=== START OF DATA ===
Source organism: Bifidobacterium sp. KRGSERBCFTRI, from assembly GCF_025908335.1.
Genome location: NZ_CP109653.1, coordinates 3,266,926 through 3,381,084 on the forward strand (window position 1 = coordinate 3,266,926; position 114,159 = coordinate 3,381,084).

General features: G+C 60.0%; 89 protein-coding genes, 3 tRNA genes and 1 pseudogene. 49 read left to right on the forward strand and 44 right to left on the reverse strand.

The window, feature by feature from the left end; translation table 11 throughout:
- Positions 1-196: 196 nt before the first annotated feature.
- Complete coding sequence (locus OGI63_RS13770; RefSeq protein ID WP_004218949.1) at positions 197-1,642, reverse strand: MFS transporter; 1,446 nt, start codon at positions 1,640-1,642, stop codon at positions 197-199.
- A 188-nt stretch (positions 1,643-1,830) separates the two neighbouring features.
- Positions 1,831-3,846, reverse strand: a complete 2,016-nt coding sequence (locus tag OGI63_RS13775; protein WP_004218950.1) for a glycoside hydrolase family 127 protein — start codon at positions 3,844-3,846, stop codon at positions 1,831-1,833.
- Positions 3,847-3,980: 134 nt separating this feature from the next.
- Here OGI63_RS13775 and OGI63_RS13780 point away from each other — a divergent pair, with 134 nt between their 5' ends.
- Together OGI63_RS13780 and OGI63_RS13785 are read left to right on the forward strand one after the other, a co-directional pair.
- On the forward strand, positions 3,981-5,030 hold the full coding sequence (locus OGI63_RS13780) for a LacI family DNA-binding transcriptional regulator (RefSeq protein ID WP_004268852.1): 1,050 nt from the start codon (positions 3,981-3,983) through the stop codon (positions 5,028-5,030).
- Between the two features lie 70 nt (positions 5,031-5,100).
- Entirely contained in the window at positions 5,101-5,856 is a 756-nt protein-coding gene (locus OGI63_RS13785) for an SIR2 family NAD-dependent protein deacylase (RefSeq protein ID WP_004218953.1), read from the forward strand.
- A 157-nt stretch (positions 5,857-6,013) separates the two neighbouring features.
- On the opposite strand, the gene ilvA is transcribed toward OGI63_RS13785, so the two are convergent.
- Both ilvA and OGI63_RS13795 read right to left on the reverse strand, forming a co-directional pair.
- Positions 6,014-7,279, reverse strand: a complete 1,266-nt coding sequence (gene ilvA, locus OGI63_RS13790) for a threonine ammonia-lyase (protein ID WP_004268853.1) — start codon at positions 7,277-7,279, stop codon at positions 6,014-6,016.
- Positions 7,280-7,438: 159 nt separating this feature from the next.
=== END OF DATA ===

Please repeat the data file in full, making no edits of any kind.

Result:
Source organism: Bifidobacterium sp. KRGSERBCFTRI, from assembly GCF_025908335.1.
Genome location: NZ_CP109653.1, coordinates 3,266,926 through 3,381,084 on the forward strand (window position 1 = coordinate 3,266,926; position 114,159 = coordinate 3,381,084).

General features: G+C 60.0%; 89 protein-coding genes, 3 tRNA genes and 1 pseudogene. 49 read left to right on the forward strand and 44 right to left on the reverse strand.

The window, feature by feature from the left end; translation table 11 throughout:
- Positions 1-196: 196 nt before the first annotated feature.
- Complete coding sequence (locus OGI63_RS13770; RefSeq protein ID WP_004218949.1) at positions 197-1,642, reverse strand: MFS transporter; 1,446 nt, start codon at positions 1,640-1,642, stop codon at positions 197-199.
- A 188-nt stretch (positions 1,643-1,830) separates the two neighbouring features.
- Positions 1,831-3,846, reverse strand: a complete 2,016-nt coding sequence (locus tag OGI63_RS13775; protein WP_004218950.1) for a glycoside hydrolase family 127 protein — start codon at positions 3,844-3,846, stop codon at positions 1,831-1,833.
- Positions 3,847-3,980: 134 nt separating this feature from the next.
- Here OGI63_RS13775 and OGI63_RS13780 point away from each other — a divergent pair, with 134 nt between their 5' ends.
- Together OGI63_RS13780 and OGI63_RS13785 are read left to right on the forward strand one after the other, a co-directional pair.
- On the forward strand, positions 3,981-5,030 hold the full coding sequence (locus OGI63_RS13780) for a LacI family DNA-binding transcriptional regulator (RefSeq protein ID WP_004268852.1): 1,050 nt from the start codon (positions 3,981-3,983) through the stop codon (positions 5,028-5,030).
- Between the two features lie 70 nt (positions 5,031-5,100).
- Entirely contained in the window at positions 5,101-5,856 is a 756-nt protein-coding gene (locus OGI63_RS13785) for an SIR2 family NAD-dependent protein deacylase (RefSeq protein ID WP_004218953.1), read from the forward strand.
- A 157-nt stretch (positions 5,857-6,013) separates the two neighbouring features.
- On the opposite strand, the gene ilvA is transcribed toward OGI63_RS13785, so the two are convergent.
- Both ilvA and OGI63_RS13795 read right to left on the reverse strand, forming a co-directional pair.
- Positions 6,014-7,279, reverse strand: a complete 1,266-nt coding sequence (gene ilvA, locus OGI63_RS13790) for a threonine ammonia-lyase (protein ID WP_004268853.1) — start codon at positions 7,277-7,279, stop codon at positions 6,014-6,016.
- Positions 7,280-7,438: 159 nt separating this feature from the next.